The mysterious machine of stardom is a fickle, unpredictable thing. As long as Hollywood has been around, it has been known to mold and remodel careers in an exceedingly unpredictable manner. Perhaps the most outrageous example of this appears in the form of our beloved Robert Pattinson, whose time in Hollywood has taken the most gloriously erratic turns.
But within a machine as well-oiled as Hollywood, can this kind of bizarre ascension to fame really be a mere matter of chance? In the case of R Patz, one might actually argue that his outrageously capricious career – from Twilight to The Lighthouse to The Batman – actually makes a whole lot of sense.
Pattinson first became a household name when, very early on in his career, he appeared in Harry Potter and the Goblet of Fire (2005) as the chiseled-jawed, angelic prep-schooler Cedric Diggory. He didn’t even really have a whole lot to do in the film, but his floppy blonde hair and polite British accent instantly thrust him to teen heartthrob status.
Enter Edward Cullen
This, of course, set Pattinson up for his real big break: the Twilight franchise. Not unlike Diggory, Pattinson’s sparkling, vampiric Edward was (and honestly still is) positively beloved worldwide.
But, despite being bonafide heartthrob material, Edward Cullen inhabits a distinctly different energy than Cedric Diggory. Indeed, the Twilight franchise is home to a host of surreally bizarre and unintentionally comedic moments, including – but absolutely not limited to – a scene where Edward removes his shirt to reveal a chest sparkling like a disco ball, and then proceeds to say to his soon-to-be-GF: “This is the skin of a killer, Bella.”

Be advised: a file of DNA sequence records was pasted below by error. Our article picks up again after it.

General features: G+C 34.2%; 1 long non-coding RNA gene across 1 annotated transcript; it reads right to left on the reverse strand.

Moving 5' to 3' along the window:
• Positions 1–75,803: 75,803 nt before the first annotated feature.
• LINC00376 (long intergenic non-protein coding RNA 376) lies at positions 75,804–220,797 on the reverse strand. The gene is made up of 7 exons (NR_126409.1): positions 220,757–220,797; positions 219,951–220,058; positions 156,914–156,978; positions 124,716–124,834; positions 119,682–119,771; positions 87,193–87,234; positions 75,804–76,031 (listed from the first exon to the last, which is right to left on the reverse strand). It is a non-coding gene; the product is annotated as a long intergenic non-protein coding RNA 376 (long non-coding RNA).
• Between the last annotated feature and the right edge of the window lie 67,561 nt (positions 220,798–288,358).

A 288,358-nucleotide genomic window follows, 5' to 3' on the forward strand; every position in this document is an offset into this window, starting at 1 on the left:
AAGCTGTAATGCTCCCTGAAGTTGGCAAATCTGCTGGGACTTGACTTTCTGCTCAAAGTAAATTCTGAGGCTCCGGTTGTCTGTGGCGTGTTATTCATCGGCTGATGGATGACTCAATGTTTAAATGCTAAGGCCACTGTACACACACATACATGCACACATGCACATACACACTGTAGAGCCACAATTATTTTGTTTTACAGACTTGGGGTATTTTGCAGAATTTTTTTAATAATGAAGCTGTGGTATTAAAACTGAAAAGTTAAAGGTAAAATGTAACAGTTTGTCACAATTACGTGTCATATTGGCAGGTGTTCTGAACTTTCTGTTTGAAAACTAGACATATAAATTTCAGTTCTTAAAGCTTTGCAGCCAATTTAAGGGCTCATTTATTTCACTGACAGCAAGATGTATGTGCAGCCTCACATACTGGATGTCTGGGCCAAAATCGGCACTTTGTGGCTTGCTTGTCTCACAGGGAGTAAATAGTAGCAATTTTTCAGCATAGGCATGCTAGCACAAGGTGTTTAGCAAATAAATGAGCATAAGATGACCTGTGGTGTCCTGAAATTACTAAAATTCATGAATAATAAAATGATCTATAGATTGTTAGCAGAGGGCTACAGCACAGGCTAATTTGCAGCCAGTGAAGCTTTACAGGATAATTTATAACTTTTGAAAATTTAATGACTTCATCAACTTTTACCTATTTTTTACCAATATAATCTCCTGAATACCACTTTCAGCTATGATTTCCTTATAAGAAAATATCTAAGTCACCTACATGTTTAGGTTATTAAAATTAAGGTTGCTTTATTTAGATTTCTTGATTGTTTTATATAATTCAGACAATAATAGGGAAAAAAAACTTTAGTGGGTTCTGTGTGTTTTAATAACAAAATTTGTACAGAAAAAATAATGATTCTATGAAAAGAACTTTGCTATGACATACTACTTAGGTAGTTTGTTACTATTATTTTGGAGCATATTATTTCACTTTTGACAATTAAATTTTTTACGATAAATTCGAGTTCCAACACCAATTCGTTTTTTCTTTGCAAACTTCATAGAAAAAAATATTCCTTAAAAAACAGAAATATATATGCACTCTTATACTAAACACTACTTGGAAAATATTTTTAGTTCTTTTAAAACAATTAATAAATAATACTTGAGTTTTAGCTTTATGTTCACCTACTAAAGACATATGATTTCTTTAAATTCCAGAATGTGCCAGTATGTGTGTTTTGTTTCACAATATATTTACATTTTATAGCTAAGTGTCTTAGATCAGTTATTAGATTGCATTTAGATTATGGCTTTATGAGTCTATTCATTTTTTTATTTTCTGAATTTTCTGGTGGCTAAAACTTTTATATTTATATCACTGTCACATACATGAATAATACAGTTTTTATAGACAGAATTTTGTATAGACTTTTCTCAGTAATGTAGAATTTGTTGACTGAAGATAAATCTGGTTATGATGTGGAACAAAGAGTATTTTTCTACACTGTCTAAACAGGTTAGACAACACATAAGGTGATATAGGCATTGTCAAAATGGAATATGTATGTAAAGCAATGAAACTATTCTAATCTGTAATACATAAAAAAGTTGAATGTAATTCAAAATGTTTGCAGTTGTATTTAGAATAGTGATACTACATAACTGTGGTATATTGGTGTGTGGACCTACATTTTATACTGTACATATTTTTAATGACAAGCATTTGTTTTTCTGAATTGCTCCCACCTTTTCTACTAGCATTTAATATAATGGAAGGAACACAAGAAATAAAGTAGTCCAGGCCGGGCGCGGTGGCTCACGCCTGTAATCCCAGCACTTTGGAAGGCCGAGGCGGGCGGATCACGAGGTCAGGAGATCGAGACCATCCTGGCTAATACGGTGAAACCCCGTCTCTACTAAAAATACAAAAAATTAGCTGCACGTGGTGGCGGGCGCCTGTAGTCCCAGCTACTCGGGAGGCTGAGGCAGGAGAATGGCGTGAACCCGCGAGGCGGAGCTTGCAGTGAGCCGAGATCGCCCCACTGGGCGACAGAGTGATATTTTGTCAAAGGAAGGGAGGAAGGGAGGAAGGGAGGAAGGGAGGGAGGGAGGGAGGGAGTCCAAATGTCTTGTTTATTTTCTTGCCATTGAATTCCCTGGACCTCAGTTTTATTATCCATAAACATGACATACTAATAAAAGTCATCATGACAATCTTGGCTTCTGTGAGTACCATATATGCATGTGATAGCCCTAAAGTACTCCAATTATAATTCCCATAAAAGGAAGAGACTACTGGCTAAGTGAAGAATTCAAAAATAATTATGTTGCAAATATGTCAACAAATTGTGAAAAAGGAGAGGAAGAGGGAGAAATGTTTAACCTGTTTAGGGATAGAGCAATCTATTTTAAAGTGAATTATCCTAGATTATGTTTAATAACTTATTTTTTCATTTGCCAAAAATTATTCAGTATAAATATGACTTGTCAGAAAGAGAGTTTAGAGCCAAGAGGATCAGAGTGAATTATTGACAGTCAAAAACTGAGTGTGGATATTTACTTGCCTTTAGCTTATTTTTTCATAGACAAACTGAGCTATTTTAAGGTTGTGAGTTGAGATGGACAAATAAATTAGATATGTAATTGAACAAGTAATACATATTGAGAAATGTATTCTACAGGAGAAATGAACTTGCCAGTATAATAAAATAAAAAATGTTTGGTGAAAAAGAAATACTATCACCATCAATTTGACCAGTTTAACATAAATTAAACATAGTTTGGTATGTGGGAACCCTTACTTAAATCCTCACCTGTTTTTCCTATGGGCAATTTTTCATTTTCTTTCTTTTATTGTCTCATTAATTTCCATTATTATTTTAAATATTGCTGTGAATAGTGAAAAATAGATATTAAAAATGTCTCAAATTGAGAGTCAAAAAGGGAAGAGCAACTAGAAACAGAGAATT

Moments in the Twilight series like this continue to live in infamy over a decade later. And one of the main advocates of making fun of the films? Pattinson himself.
Choosing Chaos During Press Junkets
On press tours, Pattinson was the first to play into the idea that the series is utterly ridiculous. He often noted that there’s a lot of stuff in the Twilight world that makes no sense, for example, and once even suggested that the books’ author, Stephanie Meyer, is “mad.”
Making fun of the thing that made you famous is undoubtedly an… unconventional career choice. But for Pattinson, there is no denying that it is a choice that ultimately paid off. Once he really committed to poking fun at poor sparkly Edward, he took that persona and ran with it.
From there, he became a celebrity who consistently peppered interviews with incredibly strange things – like announcing that he smells like a crayon, lying about witnessing the death of a clown at a young age, or explaining that there is a little Gremlin inside of him.